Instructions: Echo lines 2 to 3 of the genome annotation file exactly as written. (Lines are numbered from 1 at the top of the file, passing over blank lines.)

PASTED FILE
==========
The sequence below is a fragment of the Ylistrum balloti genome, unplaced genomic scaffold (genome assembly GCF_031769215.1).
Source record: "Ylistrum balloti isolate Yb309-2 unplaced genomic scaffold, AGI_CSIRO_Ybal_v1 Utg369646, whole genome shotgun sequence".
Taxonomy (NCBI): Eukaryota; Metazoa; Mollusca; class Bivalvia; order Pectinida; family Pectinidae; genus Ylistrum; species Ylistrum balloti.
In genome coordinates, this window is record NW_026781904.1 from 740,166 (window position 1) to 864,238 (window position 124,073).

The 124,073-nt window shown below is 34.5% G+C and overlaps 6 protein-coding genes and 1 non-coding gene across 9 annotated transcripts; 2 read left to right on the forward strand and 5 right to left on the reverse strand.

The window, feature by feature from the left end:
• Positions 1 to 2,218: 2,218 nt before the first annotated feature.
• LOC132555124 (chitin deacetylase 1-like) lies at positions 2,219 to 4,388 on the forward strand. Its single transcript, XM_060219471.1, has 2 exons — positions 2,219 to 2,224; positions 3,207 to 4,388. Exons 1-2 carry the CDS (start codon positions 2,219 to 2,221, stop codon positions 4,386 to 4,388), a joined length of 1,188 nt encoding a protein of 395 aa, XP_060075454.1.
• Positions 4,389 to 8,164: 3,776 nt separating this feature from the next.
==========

Source record: "Ylistrum balloti isolate Yb309-2 unplaced genomic scaffold, AGI_CSIRO_Ybal_v1 Utg369646, whole genome shotgun sequence".
Taxonomy (NCBI): Eukaryota; Metazoa; Mollusca; class Bivalvia; order Pectinida; family Pectinidae; genus Ylistrum; species Ylistrum balloti.